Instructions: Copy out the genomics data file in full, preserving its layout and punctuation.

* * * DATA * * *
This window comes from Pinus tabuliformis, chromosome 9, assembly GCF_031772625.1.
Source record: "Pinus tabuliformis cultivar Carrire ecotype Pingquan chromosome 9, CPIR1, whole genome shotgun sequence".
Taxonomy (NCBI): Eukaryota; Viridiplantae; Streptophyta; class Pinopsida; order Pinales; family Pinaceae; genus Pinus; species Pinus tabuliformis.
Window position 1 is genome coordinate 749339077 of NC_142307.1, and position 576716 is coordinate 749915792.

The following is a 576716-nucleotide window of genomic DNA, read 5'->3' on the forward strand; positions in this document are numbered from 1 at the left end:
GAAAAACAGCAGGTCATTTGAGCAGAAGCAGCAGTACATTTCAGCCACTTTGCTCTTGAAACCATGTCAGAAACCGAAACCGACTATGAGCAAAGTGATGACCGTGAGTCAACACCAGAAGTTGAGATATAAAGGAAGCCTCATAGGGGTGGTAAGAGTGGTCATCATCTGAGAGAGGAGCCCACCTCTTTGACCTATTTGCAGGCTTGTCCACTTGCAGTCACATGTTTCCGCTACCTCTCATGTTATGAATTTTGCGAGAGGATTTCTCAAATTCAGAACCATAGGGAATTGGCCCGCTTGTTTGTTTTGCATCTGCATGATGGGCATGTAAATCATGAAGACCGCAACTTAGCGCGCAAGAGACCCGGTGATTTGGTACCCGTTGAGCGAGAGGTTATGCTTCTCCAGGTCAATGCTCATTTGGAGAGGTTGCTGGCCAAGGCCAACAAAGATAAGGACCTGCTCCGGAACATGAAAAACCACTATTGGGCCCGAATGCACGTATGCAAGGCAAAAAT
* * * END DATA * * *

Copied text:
This window comes from Pinus tabuliformis, chromosome 9, assembly GCF_031772625.1.
Source record: "Pinus tabuliformis cultivar Carrire ecotype Pingquan chromosome 9, CPIR1, whole genome shotgun sequence".
Taxonomy (NCBI): Eukaryota; Viridiplantae; Streptophyta; class Pinopsida; order Pinales; family Pinaceae; genus Pinus; species Pinus tabuliformis.
Window position 1 is genome coordinate 749339077 of NC_142307.1, and position 576716 is coordinate 749915792.

The following is a 576716-nucleotide window of genomic DNA, read 5'->3' on the forward strand; positions in this document are numbered from 1 at the left end:
GAAAAACAGCAGGTCATTTGAGCAGAAGCAGCAGTACATTTCAGCCACTTTGCTCTTGAAACCATGTCAGAAACCGAAACCGACTATGAGCAAAGTGATGACCGTGAGTCAACACCAGAAGTTGAGATATAAAGGAAGCCTCATAGGGGTGGTAAGAGTGGTCATCATCTGAGAGAGGAGCCCACCTCTTTGACCTATTTGCAGGCTTGTCCACTTGCAGTCACATGTTTCCGCTACCTCTCATGTTATGAATTTTGCGAGAGGATTTCTCAAATTCAGAACCATAGGGAATTGGCCCGCTTGTTTGTTTTGCATCTGCATGATGGGCATGTAAATCATGAAGACCGCAACTTAGCGCGCAAGAGACCCGGTGATTTGGTACCCGTTGAGCGAGAGGTTATGCTTCTCCAGGTCAATGCTCATTTGGAGAGGTTGCTGGCCAAGGCCAACAAAGATAAGGACCTGCTCCGGAACATGAAAAACCACTATTGGGCCCGAATGCACGTATGCAAGGCAAAAAT